What is phantom pregnancy in dogs?

Dr Sean McCormack is Head Vet at tails.com, having previously worked in clinical practice primarily treating dogs and cats. Alongside bringing his breadth of canine knowledge to our product range, he shares insights on your vet-related questions – this time, it’s phantom pregnancy in dogs.

It’s always a worrying time when our dogs don’t quite seem like themselves. If you’ve landed here, you probably either suspect your dog might be having a phantom pregnancy, or your vet has told you they are, and you’re swotting up on how to help them. So, keep reading to find out more about what it is, the symptoms and treatment.

What is phantom pregnancy in dogs?

Phantom pregnancy, also known as pseudo-pregnancy or false pregnancy, is a condition in female dogs where the body thinks and acts like it’s pregnant due to a hormone imbalance. This happens in unspayed female dogs. Most commonly several weeks to a couple of months after their last season or heat cycle. 

Very rarely you can find signs of phantom pregnancy in spayed female dogs. This usually occurs if she was in a certain phase of her season at the time of spaying, or if some ovarian tissue remains in the abdomen after a spay surgery. 

What are the symptoms?

Phantom pregnancy in dogs results in both behavioural and physical symptoms. These range from nesting behaviour, mothering inanimate objects right through to lactation or milk production. Affected female dogs may become more clingy with their owners, appear restless, anxious or withdrawn, go off hiding or prepare a nest as if they’re about to give birth. They can become possessive of toys and belongings, carrying them to their nest area and gathering them in close as if they’re puppies. 

The mammary glands will enlarge and may even start producing milk, and at times this can result in complications, such as mastitis – inflammation and infection of the mammary glands. An affected dog may lick and even paw at her nipples to stimulate milk to flow. In severe cases, the abdomen may even enlarge. 

What’s the treatment for a dog phantom pregnancy?

Sometimes false pregnancy in dogs resolves of its own accord when the hormones find a balance and start to decrease. In these cases the dog’s behaviour and physical symptoms will return to normal. 

But for many affected dogs, they’ll need medical treatment by a vet in order to stop the phantom pregnancy. Without treatment, they may go on to develop more serious issues. Infections such as mastitis are common, and womb infections also known as pyometra can also result.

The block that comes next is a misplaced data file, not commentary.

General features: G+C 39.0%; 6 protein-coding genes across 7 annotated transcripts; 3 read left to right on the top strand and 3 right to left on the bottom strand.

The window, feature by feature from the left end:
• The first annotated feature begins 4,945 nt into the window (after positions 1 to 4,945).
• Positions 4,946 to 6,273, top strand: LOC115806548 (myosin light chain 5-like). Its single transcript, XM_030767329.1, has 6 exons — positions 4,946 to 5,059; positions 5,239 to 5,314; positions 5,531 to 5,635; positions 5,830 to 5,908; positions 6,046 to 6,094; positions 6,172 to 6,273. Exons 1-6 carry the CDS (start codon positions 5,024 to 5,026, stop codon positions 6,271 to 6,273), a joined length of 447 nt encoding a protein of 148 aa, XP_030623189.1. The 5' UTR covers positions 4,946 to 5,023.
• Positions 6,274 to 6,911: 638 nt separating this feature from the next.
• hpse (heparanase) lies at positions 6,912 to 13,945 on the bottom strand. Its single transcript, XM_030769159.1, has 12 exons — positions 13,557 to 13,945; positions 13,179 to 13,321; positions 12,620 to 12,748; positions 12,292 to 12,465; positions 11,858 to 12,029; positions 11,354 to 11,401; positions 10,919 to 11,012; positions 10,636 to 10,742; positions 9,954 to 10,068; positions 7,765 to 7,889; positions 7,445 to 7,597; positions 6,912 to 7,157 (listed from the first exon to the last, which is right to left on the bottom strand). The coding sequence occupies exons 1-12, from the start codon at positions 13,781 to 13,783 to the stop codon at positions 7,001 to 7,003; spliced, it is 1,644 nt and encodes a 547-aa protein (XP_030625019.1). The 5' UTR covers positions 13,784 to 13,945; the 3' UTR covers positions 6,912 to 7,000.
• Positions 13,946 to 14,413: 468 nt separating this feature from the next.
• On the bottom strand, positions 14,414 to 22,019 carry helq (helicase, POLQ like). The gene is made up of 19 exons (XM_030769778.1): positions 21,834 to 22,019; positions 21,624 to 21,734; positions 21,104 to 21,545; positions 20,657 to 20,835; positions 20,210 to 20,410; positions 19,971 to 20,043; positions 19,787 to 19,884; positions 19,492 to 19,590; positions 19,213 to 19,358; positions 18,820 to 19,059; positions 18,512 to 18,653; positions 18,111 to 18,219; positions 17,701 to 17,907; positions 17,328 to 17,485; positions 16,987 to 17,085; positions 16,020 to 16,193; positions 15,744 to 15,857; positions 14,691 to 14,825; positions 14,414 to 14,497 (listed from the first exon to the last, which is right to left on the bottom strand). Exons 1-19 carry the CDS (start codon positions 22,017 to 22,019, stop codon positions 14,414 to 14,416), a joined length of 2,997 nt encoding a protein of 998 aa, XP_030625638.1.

Dogs that have one phantom pregnancy will often go on to have more, potentially after every season for the rest of their life. This can mean they’re more prone to mammary or breast cancer later in life too. 

The immediate medical treatment for phantom pregnancy in dogs is an oral medication called Cabergoline. This comes in liquid form and is given for 1-2 weeks. You’ll also want to remove some of the stimulation to produce milk, so prevent the dog from licking her mammary glands with a bodysuit or buster collar.

Removing the toys or objects she’s decided to ‘mother’ can also help reduce the hormonal drivers of the condition. And finally just distracting her from her nesting area and mothering behaviour will also help. 

The permanent solution to preventing false pregnancies in future, and their associated risks, is to surgically spay or neuter her. This has the added benefit of preventing actual pregnancies and unplanned litters.  

When should you go to your vet?

If your dog has had a season or heat cycle within the last 1-3 months and begins to develop any of the behavioural or physical signs of phantom pregnancy in dogs outlined above, it’s usually fine to wait about 10-14 days to see if it resolves, unless she seems really out of sorts. If it continues beyond this though, or she’s showing more serious symptoms, it’s worth getting her checked by the vet as soon as possible. 

The earlier a phantom pregnancy is detected, the easier it is to treat and the less risk of complications. It’s also important to find out whether your dog is actually pregnant or if it’s a false alarm phantom pregnancy. Your vet can do a blood test, or palpate or scan their abdomen to work this out. 

Read more tips from Head Vet Sean.

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